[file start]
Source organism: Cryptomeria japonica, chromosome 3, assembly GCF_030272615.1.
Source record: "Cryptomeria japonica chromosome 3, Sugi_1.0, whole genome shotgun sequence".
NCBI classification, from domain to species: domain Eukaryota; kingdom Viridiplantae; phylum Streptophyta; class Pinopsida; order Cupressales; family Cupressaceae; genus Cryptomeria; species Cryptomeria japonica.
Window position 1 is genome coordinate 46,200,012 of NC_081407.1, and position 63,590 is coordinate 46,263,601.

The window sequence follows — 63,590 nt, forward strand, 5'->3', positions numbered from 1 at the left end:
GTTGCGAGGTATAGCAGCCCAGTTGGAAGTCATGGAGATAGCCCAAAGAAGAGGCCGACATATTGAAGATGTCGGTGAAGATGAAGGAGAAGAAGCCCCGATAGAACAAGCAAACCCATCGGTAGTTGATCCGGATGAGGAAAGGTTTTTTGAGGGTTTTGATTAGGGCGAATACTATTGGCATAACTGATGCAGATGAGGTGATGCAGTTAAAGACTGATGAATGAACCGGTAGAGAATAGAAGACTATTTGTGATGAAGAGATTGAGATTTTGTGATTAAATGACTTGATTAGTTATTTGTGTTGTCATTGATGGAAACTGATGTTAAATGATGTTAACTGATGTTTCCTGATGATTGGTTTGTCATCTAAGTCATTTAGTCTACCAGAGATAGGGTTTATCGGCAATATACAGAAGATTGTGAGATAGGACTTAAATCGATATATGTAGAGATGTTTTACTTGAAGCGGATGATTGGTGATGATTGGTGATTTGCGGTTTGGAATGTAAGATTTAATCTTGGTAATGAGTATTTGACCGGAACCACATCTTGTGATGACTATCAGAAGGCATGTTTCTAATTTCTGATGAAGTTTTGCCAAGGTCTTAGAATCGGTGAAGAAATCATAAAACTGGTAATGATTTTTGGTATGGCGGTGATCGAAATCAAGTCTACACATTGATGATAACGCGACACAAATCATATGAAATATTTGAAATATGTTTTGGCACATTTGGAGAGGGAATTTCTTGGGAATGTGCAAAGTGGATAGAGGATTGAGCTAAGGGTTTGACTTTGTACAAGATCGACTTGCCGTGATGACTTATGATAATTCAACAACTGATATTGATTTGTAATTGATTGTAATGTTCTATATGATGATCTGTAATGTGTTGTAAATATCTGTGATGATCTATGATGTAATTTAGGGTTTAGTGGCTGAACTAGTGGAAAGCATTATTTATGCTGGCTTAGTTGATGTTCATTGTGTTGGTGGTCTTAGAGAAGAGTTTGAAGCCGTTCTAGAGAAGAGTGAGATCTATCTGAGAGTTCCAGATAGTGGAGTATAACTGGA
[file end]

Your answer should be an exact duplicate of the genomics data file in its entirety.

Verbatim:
Source organism: Cryptomeria japonica, chromosome 3, assembly GCF_030272615.1.
Source record: "Cryptomeria japonica chromosome 3, Sugi_1.0, whole genome shotgun sequence".
NCBI classification, from domain to species: domain Eukaryota; kingdom Viridiplantae; phylum Streptophyta; class Pinopsida; order Cupressales; family Cupressaceae; genus Cryptomeria; species Cryptomeria japonica.
Window position 1 is genome coordinate 46,200,012 of NC_081407.1, and position 63,590 is coordinate 46,263,601.

The window sequence follows — 63,590 nt, forward strand, 5'->3', positions numbered from 1 at the left end:
GTTGCGAGGTATAGCAGCCCAGTTGGAAGTCATGGAGATAGCCCAAAGAAGAGGCCGACATATTGAAGATGTCGGTGAAGATGAAGGAGAAGAAGCCCCGATAGAACAAGCAAACCCATCGGTAGTTGATCCGGATGAGGAAAGGTTTTTTGAGGGTTTTGATTAGGGCGAATACTATTGGCATAACTGATGCAGATGAGGTGATGCAGTTAAAGACTGATGAATGAACCGGTAGAGAATAGAAGACTATTTGTGATGAAGAGATTGAGATTTTGTGATTAAATGACTTGATTAGTTATTTGTGTTGTCATTGATGGAAACTGATGTTAAATGATGTTAACTGATGTTTCCTGATGATTGGTTTGTCATCTAAGTCATTTAGTCTACCAGAGATAGGGTTTATCGGCAATATACAGAAGATTGTGAGATAGGACTTAAATCGATATATGTAGAGATGTTTTACTTGAAGCGGATGATTGGTGATGATTGGTGATTTGCGGTTTGGAATGTAAGATTTAATCTTGGTAATGAGTATTTGACCGGAACCACATCTTGTGATGACTATCAGAAGGCATGTTTCTAATTTCTGATGAAGTTTTGCCAAGGTCTTAGAATCGGTGAAGAAATCATAAAACTGGTAATGATTTTTGGTATGGCGGTGATCGAAATCAAGTCTACACATTGATGATAACGCGACACAAATCATATGAAATATTTGAAATATGTTTTGGCACATTTGGAGAGGGAATTTCTTGGGAATGTGCAAAGTGGATAGAGGATTGAGCTAAGGGTTTGACTTTGTACAAGATCGACTTGCCGTGATGACTTATGATAATTCAACAACTGATATTGATTTGTAATTGATTGTAATGTTCTATATGATGATCTGTAATGTGTTGTAAATATCTGTGATGATCTATGATGTAATTTAGGGTTTAGTGGCTGAACTAGTGGAAAGCATTATTTATGCTGGCTTAGTTGATGTTCATTGTGTTGGTGGTCTTAGAGAAGAGTTTGAAGCCGTTCTAGAGAAGAGTGAGATCTATCTGAGAGTTCCAGATAGTGGAGTATAACTGGA